Erster und einziger Weltatlas der Korallenriffe, der durch internationale Zusammenarbeit im Rahmen weltumspannender Forschungsarbeiten mithilfe modernster Techniken entstanden ist. Er enthält die neuesten und größtenteils auch neu erstellten Riffkarten sowie 85 von Astronauten aus dem All aufgenommene Rifffotografien. Dieses großformatige Buch bietet auf nahezu 300 Seiten jüngste Forschungsergebnisse über tropische Riffe, ihre Verbreitung und Ausdehnung, ihren Zustand und ihre ökologischen Besonderheiten. Neben den durch spezifische Karten und zahlreiche Abbildungen unterlegten Detailinformationen zu allen bekannten Korallenriffen der Welt wird ausführlich die ökologische und ökonomische Bedeutung dieser Riffe diskutiert. Über 2000 Tauchschulen in diesen Riffen sind erfasst und in den Riffkarten eingezeichnet. Ausführlich werden die Forschungs-, Mess- und Kartierungsmethoden erklärt, die zu diesem Kompendium führten. Dieses Buch stellt mit seinen einzigartigen und neu erarbeiteten Karten, Fakten und Daten die wichtigste und attraktivste Informations-sammlung über tropische Korallenriffe dar. Es beinhaltet alle in diesen Ökosystemen bekannten Schutzgebiete bzw. die bereits eingeleiteten oder geplanten Schutzmaßnahmen. Auch werden in diesem Atlas die Auswirkungen der weltumspannenden klimatischen Veränderungen und deren Einfluss auf diese Ökosysteme aufgezeigt
Coral reefs are among Earth's most diverse, productive, and beautiful ecosystems, but until recently, their ecology and the means to manage them have been poorly understood and documented. In response to the inadequate information base for coral reefs, this book reviews the ecological and conservation status of coral reefs of the Western Indian Ocean, bringing together presentations of the region's leading scientists and managers working on coral reefs. Coral Reefs of the Indian Ocean: Their Ecology and Conservation starts with a general overview of the biogeography of the region and a historical account of attempts to conserve this ecosystem. It goes on to describe the state of the reefs in each of the countries with coral reefs, and it concludes with a series of management case studies. The book also summarizes most of the existing ecological information on reefs in this region and efforts at management, making it useful for students, teachers, and investigators interested in tropical or marine ecology, conservation biology and management, and environmental sciences.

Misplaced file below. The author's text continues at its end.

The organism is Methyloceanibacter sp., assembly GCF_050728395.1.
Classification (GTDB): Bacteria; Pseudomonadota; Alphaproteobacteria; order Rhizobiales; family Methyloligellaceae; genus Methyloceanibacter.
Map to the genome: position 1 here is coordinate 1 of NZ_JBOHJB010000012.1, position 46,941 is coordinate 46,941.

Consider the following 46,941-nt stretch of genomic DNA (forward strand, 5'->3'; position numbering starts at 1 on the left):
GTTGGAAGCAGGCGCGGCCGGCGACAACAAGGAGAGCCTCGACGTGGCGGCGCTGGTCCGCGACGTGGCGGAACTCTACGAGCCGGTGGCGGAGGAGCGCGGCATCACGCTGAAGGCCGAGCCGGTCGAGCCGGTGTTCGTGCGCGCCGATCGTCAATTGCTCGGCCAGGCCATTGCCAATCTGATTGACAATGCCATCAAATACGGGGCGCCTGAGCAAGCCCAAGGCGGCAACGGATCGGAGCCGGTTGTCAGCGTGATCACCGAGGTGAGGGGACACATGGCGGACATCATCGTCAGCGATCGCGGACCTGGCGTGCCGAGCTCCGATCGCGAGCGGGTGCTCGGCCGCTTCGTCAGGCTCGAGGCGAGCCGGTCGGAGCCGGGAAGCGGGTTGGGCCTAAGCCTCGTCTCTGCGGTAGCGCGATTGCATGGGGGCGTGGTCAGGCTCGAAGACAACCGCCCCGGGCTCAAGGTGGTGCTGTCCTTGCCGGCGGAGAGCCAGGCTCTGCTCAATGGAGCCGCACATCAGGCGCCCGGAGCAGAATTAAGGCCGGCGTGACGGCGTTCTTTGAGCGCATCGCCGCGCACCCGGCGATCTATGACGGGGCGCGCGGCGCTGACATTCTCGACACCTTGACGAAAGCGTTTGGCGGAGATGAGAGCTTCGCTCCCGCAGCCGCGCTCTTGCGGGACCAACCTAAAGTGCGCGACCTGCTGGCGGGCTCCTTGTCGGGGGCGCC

This book is the first comprehensive coverage of Red Sea fisheries to inform researchers and decision makers. The Red Sea is a geologically young sea, but also an area with the oldest record of human sea food exploitation. Examining the fisheries of the Red Sea has become extremely important to understand the ecosystem and the direct human impact of fishing on Red Sea ecosystems. This volume gives extensive data on different fisheries sectors identified and described for each country bordering the Red Sea. Furthermore, its catch and specific composition is also described over the period 1950 to 2010. Combined with the ecosystem model this useful information can uniquely help managing fisheries and ecosystems of the Red Sea.
This guide includes all fishes that are likely to be observed by people visiting or diving on the coral reefs of the Indo-Pacific - including the Red Sea - and Western Atlantic oceans to a depth of 60m. 2074 species are listed, with each major form included, whether male, female, immature or a geographical variety. Identification characteristics are highlighted, with the text covering where the species is likely to be found on a reef and where it is found in the world, with an introduction to the habitat and how to identify fish in the wild.
In this fifteenth edition of State of the World, Lester R. Brown and the Worldwatch research team look at the environmental effects of continuing economic growth as the economy outgrows the earth's ecosystem. As the global economy has expanded from $5 trillion of output in 1950 to $29 trillion in 1997, its demands have crossed many of the earth's sustainable yield thresholds
The oceans are teeming with life of all kinds. Changing sea levels, plate tectonics, chemical cycling, sedimentation, and the atmosphere greatly impact these habitats. The ocean's currents and sea level are tied closely to weather patterns and in turn to such issues as global warming and El Nino. Oceans provides a complete overview of the ecosystem that exists in these bodies of water. From the coastal wetlands to the deep ocean waters, the geography, geology, chemistry, and physics of oceans are thoroughly examined in this volume. Today, the impact that human use of ocean resources has on these habitats, including habitat loss and overharvesting, is in constant debate. Oceans looks at these possible threats and concludes with a balanced look at the ways to manage the oceans, as well as the future of this ecosystem.